This is the kind of movie where Kylie Minogue shows up for a little while and falls out of a building. No, you're not reading a review for Leos Carax's Holy Motors, although that same exact thing happens in that movie, too. In San Andreas, earthquakes happen and destroy a lot of stuff. It's no one's fault, so it's not an environmentalist film. If anything, it's a "listen to the scientists more" movie. But it's also a "Kylie dies a swift death" movie, so know that going in.
Dwayne Johnson is Ray, a pilot and member of the Los Angeles Fire Department rescue squad. We see him save a young woman at the beginning of the movie in a daring, helicopter-in-a-ravine rescue, so we know he's not only a reliable man, but he's overall a solid dude, and not just because he's played by the Rock himself. He's estranged from his soon-to-be-ex-wife, Emma (Carla Gugino), with whom he has a daughter, Blake (Alexandra Daddario). They had another, but she drowned in a rafting outing, something for which Ray blames himself since it was his idea to go on the trip. All of this is broadly sketched, but given to us in brief-enough doses and with sufficient conviction by the actors that we care about them when the buildings start falling and the extras start perishing.
And boy howdy, do a lot of anonymous people die, until the movie arbitrarily decides they won't, usually because they screamed loud enough for Ray to hear so he can save them. This being a disaster movie, this sort of indiscriminate human extermination is a guarantee, and comes with the territory of the genre (see Man of Steel for examples of irresponsible, mass loss-of-life). Director Brad Peyton paces the film well, giving us time to breath between the bouts of very realistic and very stressful destruction. He wisely keeps the camera pulled back from the action much of the time, and even goes so far as to include a lengthy take in which a luxurious, top-floor restaurant falls victim to a tremor with Emma inside of it: the camera follows her around and she dashes back and forth, disoriented, reminding me of admittedly far better moments in films like Saving Private Ryan or even Children of Men. Moments like this are not common in San Andreas, but they are confidently delivered and welcome when they do occur.
The best news that can be delivered about San Andreas is that it is serviceable. This is not groundbreaking filmmaking by any stretch: the story hits all of its beats as you'd expect it to, and pulls emotional punches when it could have truly hit home. The script is not embarrassing, but is filled with innocuous cliches to the point that I could predict, verbatim, what the actors would say next simply by virtue of the pace of the scene or the looks on their faces. There are no surprises to be had with this film, and so it ironically feels safer than even the least transgressive movie outside of Hollywood, and that's with millions of dollars of CGI mayhem on the screen.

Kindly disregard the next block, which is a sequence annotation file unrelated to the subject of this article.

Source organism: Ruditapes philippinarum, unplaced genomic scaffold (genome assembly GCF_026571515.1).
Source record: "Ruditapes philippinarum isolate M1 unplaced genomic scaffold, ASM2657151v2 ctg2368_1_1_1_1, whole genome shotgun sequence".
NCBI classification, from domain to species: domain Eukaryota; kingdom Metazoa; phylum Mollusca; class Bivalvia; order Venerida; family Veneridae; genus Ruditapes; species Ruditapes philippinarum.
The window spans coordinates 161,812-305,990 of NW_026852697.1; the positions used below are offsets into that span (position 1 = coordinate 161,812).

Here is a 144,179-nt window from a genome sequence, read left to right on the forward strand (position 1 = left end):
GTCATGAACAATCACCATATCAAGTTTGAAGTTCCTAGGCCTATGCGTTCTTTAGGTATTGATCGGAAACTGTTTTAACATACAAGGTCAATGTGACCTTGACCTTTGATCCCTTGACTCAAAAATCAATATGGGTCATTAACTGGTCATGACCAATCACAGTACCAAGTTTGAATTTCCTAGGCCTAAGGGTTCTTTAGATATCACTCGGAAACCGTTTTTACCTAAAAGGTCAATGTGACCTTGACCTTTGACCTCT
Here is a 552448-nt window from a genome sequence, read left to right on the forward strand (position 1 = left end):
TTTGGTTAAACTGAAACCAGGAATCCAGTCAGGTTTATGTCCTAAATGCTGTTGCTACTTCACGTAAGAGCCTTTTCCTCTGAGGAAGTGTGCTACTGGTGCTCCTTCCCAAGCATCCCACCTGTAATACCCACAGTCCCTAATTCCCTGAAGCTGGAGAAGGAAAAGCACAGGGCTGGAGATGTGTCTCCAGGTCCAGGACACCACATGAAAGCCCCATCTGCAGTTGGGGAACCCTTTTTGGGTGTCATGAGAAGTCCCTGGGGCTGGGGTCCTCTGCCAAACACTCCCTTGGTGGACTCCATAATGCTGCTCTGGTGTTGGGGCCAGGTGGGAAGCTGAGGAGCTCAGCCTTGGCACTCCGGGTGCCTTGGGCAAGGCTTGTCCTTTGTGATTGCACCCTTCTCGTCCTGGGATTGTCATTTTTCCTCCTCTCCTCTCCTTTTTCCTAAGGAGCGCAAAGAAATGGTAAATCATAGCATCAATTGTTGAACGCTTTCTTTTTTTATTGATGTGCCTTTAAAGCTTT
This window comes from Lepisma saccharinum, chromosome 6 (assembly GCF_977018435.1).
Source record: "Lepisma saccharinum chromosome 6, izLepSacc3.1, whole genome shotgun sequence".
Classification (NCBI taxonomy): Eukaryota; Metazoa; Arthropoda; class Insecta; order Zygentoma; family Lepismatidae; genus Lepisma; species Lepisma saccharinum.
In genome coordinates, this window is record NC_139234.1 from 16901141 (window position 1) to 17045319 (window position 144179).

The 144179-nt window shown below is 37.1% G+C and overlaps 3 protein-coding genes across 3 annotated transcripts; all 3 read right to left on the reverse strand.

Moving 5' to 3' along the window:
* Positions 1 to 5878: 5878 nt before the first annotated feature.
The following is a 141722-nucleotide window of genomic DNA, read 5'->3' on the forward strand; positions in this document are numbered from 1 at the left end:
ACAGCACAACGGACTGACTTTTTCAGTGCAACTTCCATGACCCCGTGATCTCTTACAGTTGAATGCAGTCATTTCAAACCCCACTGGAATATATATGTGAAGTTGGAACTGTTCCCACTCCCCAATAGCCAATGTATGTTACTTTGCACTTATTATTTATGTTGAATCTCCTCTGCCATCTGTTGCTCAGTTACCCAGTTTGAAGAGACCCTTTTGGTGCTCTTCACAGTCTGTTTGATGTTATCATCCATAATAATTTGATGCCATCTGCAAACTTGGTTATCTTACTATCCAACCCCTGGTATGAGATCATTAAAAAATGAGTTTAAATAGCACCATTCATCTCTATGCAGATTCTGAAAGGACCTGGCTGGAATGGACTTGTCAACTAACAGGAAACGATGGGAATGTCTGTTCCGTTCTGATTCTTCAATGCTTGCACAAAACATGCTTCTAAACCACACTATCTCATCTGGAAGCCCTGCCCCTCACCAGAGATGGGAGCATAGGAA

Perhaps the weakest and clunkiest aspect of the film is the presence of Lawrence (Paul Giamatti), a professor of seismology who has discovered a way to predict the arrival of the devastating earthquakes that rock California. He serves the purpose of doling out contextual information to the audience surrogate, a reporter played by the wonderful Archie Panjabi, who has nothing to do except ask questions of Lawrence of varying import and obviousness. Lawrence's story never intersects with that of Ray's family, which threatens to expose the film's focus on them as being completely arbitrary. We never get a strong sense of why Ray's story needs to be told, other than because he is likely one of the few survivors of this film given his expertise. And if you think it's a spoiler for me to say that, suffice it to say that the stakes of this movie stay about as low as they can be: we're never really worried about the safety of any of the characters.
There is a cast of ancillary characters, one of whom is Daniel (Ioan Gruffud), an unbelievably self-centered, rich goon of a man whose deep personality flaws automatically make him more interesting than the all-American, 100% good family in the lead roles. I wanted to follow him as he cut a swath through San Francisco, pushing whomever he needs into the path of overwhelming building debris or tsunami water in order to survive. Fortunately, the sheer scale of the action set pieces of this film compensate for any lack of characterization that one could oh-so-easily lob at this movie.
As I've said elsewhere, you can do a lot worse than San Andreas. It's a classic Roland Emmerich film made by a filmmaker with a much thinner resume and lack of self-righteous liberalism that bogs down Emmerich's films. I was impressed by how frequently excited, if not exhilarated, by San Andreas I was. It is the definition of a movie that gets the job done without muss or fuss, a mostly forgettable, middle-of-the-road experience that hits hard at the time, but blows right back through the other side of your brain and into the ether afterward, never to be recalled again.